There's nothing quite so exhilarating as swimming in the great outdoors
Whether you’re jumping into the sea, tidal pools, rivers or lakes, wild swims are an adventure.
Some enjoy the sea’s unruly nature, being bobbed up and down by waves and moving with the ebb and flow of the tides. Some prefer long calm beaches where you can stretch in an endless front crawl never far out of your depth. In the sea you can circumnavigate islands, skinny dip with seals on white-sand beaches, snorkel above kelp forests or wave your hands around like an aquatic Merlin should you be lucky enough to find a warm shallow bay with phosphorescence at night.
River swims, too, are as various as the people who swim in them: there are waterfalls, sun-warmed paddling pools and swimming super highways. There are traditional bathing spots where you can join in the splash with children and picnickers, and remote crags and brooks known only by ramblers, where you can swim through underwater arches and plunge off rocks.
And then there are lakes, ponds and tarns – nature’s swimming pools – safe, still bodies of water that have a timelessness about them, particularly in the early morning when they lie undisturbed by the night, holding a perfect reflection of the surroundings – whether dense woodland or barren rocks.
Wherever you swim, an open mind is essential. I have discovered that it doesn’t matter if it doesn’t turn out ‘right’. Some days the water will sparkle and the sun will be high; other days you’ll mistime the tides and end up sitting in a car rocking in the wind as the sky turns black. But I’ve never had a bad swim, because there was always freedom and spontaneity and fun…
It was in an outdoor shop in Ambleside that I was recommended one of my favourite wild swims. Blackmoss Pot has a magical combination of qualities: a longish walk to a hidden spot, crystal-clear water, a waterfall, jumps, a natural Jacuzzi and a 20m swimming channel between sturdy rocks.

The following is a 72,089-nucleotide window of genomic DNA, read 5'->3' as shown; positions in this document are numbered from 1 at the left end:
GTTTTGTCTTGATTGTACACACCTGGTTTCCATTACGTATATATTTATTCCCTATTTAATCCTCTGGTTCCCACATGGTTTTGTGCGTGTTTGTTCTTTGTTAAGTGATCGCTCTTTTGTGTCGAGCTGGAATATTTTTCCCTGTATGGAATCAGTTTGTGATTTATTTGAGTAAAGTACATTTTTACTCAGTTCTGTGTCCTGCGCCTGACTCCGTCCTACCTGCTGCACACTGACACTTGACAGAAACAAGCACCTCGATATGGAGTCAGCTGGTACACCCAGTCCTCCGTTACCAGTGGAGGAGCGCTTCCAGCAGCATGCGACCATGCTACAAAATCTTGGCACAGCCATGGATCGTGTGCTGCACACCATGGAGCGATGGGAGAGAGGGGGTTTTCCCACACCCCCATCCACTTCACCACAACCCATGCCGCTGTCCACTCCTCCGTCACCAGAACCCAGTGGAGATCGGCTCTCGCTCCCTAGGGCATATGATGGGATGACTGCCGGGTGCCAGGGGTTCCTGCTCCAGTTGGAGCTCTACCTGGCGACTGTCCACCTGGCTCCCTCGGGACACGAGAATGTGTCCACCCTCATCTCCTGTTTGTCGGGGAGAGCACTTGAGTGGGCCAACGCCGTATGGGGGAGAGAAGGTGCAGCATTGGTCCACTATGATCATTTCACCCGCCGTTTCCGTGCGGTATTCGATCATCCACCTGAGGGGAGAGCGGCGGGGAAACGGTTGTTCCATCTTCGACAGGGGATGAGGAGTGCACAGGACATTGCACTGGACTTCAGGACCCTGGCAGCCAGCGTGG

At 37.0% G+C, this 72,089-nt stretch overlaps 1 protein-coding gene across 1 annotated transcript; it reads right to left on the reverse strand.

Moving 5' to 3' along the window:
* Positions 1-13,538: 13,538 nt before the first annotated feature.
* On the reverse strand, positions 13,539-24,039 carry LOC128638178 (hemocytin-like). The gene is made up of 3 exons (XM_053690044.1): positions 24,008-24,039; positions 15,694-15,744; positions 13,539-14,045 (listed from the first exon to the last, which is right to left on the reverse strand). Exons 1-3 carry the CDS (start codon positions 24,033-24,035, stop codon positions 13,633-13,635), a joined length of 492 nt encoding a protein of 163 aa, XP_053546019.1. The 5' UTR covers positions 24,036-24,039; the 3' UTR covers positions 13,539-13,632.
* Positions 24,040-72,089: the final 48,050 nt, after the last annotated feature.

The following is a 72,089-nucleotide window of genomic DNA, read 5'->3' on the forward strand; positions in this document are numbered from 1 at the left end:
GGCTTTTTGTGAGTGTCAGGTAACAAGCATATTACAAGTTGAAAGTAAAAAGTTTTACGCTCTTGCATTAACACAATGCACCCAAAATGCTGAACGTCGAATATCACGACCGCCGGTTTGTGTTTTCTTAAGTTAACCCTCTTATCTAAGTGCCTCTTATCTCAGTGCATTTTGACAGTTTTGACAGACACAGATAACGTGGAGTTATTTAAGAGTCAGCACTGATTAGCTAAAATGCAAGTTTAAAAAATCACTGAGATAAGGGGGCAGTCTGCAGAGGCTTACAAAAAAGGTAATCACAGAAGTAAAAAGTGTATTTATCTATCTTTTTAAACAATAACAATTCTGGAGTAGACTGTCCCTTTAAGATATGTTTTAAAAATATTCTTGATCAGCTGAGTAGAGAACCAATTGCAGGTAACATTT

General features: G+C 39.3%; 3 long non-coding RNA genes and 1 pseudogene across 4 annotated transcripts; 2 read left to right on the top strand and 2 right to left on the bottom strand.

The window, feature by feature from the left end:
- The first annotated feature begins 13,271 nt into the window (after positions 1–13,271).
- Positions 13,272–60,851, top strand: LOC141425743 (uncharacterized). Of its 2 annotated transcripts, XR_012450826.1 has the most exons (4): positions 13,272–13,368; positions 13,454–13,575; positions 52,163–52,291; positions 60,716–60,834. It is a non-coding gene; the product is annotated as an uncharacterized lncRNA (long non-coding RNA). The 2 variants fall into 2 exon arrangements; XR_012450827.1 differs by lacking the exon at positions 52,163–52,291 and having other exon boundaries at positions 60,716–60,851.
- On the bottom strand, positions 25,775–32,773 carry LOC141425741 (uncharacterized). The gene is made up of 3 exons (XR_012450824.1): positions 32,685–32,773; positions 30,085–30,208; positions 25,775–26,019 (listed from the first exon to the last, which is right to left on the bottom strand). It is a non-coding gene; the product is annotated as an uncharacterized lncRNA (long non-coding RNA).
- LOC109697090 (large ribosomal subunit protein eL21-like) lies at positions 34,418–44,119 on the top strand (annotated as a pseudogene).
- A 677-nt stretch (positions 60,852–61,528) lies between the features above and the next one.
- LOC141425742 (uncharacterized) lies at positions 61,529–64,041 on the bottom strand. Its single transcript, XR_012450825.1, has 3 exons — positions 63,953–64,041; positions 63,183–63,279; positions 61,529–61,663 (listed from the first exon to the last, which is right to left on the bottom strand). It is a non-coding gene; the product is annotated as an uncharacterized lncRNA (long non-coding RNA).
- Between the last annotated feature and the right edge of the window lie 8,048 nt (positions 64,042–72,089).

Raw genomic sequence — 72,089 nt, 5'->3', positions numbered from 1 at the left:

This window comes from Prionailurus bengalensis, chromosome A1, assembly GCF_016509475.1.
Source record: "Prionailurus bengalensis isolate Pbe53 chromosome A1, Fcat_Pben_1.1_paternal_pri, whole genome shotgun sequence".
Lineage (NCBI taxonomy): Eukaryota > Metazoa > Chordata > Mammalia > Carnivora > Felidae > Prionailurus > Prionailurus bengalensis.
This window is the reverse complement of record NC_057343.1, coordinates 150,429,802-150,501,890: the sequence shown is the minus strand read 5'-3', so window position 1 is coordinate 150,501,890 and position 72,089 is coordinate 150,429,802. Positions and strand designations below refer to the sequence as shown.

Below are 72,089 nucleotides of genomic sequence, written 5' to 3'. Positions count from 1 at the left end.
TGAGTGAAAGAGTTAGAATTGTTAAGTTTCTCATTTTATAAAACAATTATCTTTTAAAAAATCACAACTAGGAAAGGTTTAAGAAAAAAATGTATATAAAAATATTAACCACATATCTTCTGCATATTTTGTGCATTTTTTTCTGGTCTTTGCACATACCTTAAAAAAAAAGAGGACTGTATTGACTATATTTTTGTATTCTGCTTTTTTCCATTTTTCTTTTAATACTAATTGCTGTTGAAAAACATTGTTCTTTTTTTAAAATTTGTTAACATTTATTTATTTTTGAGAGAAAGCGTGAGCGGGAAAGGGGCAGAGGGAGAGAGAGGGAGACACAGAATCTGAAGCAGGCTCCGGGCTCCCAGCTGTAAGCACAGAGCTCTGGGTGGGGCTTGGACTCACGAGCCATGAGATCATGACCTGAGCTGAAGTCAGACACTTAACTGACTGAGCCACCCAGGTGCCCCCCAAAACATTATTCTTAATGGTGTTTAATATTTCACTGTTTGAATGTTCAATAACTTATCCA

We set off from Langstrath Country Inn, where walkers were drying out their boots by the fire and lunching on ‘Goosnargh chicken’ or ‘Eskdale steak & ale pie’. We started up the Langstrath valley and, after five minutes, passed a wild camping spot that made us want to buy a stove and stay for the week. A couple of tents and a van were backed up to the river and a painted wooden sign thanked people for keeping this ‘a clean and peaceful place for everyone’.
The Cumbria Way and Dales Way run to the east of the river, which tumbles clear over grey rocks, but we walked on a footpath on the west. After ten or 15 minutes we reached Galleny Force, a recommended swim spot with a series of waterfalls in a crevasse with lichen-covered trees hanging overhead, ferns on grassy mounds and places to sit in natural Jacuzzis.
We continued up the gentle slope, passing an ideal children’s section where the river spreads out wide and shallow, with every chance of pockets of water being heated up into little paddling pools by the underwater rocks on sunny days.
The steep walk up through the bleak valley is all part of what makes this swim. For the first half hour of the ascent our normal lives came with us as we chatted away, but gradually we piped down and the landscape took over. After an hour we were rewarded by Blackmoss Pot – a deep pool behind a cluster of rocks.
We couldn’t get our clothes off fast enough. There’s a big round stone about 2m high, the perfect easy jump for landing with a comfortable splash in completely clear water. It is breathtaking in both senses of the word.
As it started to drizzle I swam upwards to the waterfall. Grey rocks like stepping stones covered its lip. I watched soggy sheep cross the falls one by one while I wedged myself into some bubbles. Then I let go and swam down through the main pool, then up and down the calm 20m channel between the two high rocks. It was sheltered, crystal clear, alive with baby brown trout, and – company allowing – the ideal spot for five-star skinny dipping.
How long: Just one impromptu night
Wild swimming top tips:• Know your limits and swim within them
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